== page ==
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Mark Pearson has been locked up for the attempted murder of a man, who repeatedly called him a “nonce”, outside Aldi in Spennymoor

Mark Pearson has been given a life sentence for attempted murder in Spennymoor (Image: Durham Constabulary)

A grandad who was falsely accused of being a paedophile has been given a life sentence for stabbing his tormentor.

Mark Pearson repeatedly stabbed Michael Inwood with a lock knife in a “frenzied” attack outside the Aldi store, in Spennymoor, in front of horrified shoppers.

Newcastle Crown Court heard how Mr Inwood suffered “life-changing” injuries after being stabbed eight times, including the neck, heart and lung, on the afternoon of September 9 last year.

The 47-year-old denied trying to kill Mr Inwood, but a jury convicted him of attempted murder and being in possession of an offensive weapon at trial.

Judge Paul Sloan QC said that the stabbing was “totally disproportionate” to the provocation and jailed Pearson for life with a minimum term of 12 years.

The court heard how Pearson snapped after two years of torture from Mr Inwood, who had repeatedly branded him a “nonce” and a “paedophile”.

However, Pearson is registered as a Multi Agency Public Protection Arrangements (MAPPA) 2 – meaning he is a classed as a violent offender, not a sex offender.

The pair had initially clashed earlier that day on the top deck of a bus heading towards Spennymoor when Mr Inwood called the defendant a “wrong ‘un”.

It spurred Pearson to follow Mr Inwood, who was leaving the bus, until he was stood next to the driver where he told him that he was a “dead man walking” and that he was going to “slit his throat”.

Pearson then drew his finger across his neck in a cutting action.

He got off the bus at the next stop, walking past the Aldi shop on Cambridge Street towards his home. However, he suddenly turned around and headed back towards the store – and in the direction of Mr Inwood.

The pair confronted each other and began shouting “come on then” before Pearson got out a lock knife from his pocket and hid it behind his back.

Newcastle Crown Court was told when Pearson got in range he swung his right arm and stabbed Mr Inwood in the neck. He then proceeded to stab the victim “up to 10 times”, including the heart and lung, until he fell to the floor.

The offence took place in broad daylight outside the busy supermarket with one horrified witness saying it was like “something out a horror movie”.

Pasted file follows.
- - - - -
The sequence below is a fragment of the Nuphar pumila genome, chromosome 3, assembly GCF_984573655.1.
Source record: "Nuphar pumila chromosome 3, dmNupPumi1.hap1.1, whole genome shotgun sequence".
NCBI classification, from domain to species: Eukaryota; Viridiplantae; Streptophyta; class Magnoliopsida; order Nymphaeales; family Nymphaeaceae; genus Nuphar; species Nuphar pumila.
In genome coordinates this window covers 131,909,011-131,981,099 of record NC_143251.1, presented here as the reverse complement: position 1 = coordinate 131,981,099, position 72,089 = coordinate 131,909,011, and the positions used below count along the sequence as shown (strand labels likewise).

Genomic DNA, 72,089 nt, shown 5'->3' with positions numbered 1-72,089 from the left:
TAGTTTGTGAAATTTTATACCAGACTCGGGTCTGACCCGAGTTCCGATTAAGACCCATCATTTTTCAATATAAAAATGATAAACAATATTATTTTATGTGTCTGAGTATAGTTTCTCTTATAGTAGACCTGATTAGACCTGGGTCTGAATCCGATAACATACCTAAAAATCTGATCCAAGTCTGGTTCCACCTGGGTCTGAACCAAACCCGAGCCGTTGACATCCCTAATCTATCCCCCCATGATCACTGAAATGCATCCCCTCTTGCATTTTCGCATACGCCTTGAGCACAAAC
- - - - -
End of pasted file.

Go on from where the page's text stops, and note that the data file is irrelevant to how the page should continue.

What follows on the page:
Pearson fled the scene and called 999 after stashing the lock knife in a bag of flour in his kitchen cupboard.

He told police he didn’t deliberately stab Mr Inwood and claimed it was self defence.

The court heard how Mr Inwood had suffered a brain injury with his speech, eyesight and mobility being severely impacted by the attack.

He is also now experiencing regular seizures, mood swings and has lost his independence.

In a victim impact statement read out in court, he said: “My life is a daily struggle. I can’t walk in a straight line. I can’t dress myself, my father is caring for me. I still have no access to my daughter and it is breaking my heart.”

Tony Davis, defending, said the attack arose as a result of two years of “utter frustration” that had “boiled over”.

Pearson, of no fixed abode, has a long list of previous convictions for violence, including in 1996 when he was jailed for eight years for attacking three police officers with a knife.

Judge Sloan said: “You had the knife with you really to use as a weapon as neccessary.

“It was a cowardly attack – holding the knife behind your back to then catch Mr Inwood by surprise.

“The taunts do not begin to justify your subsequent actions. Using the knife you gave up to 10 blows or so, causing eight wounds and leaving him for dead.

“The only sentence I can pass is one of life given the possible threat to the public.”

Northern Chronicle

A GRANDFATHER who was wrongly branded a paedophile has been found guilty of the attempted murder of his tormentor.

Mark Pearson repeatedly stabbed Michael Inwood with a lock knife in a horrific attack outside the Aldi store in Spennymoor on the afternoon of September 9.

Newcastle Crown Court was told Mr Inwood was stabbed eight times, including in the heart and lung, but he managed to survive the attack.

Pearson, 46, had denied trying to kill Mr Inwood but, following a trial, a jury convicted him of attempted murder as well as the less charge of carrying an offensive weapon.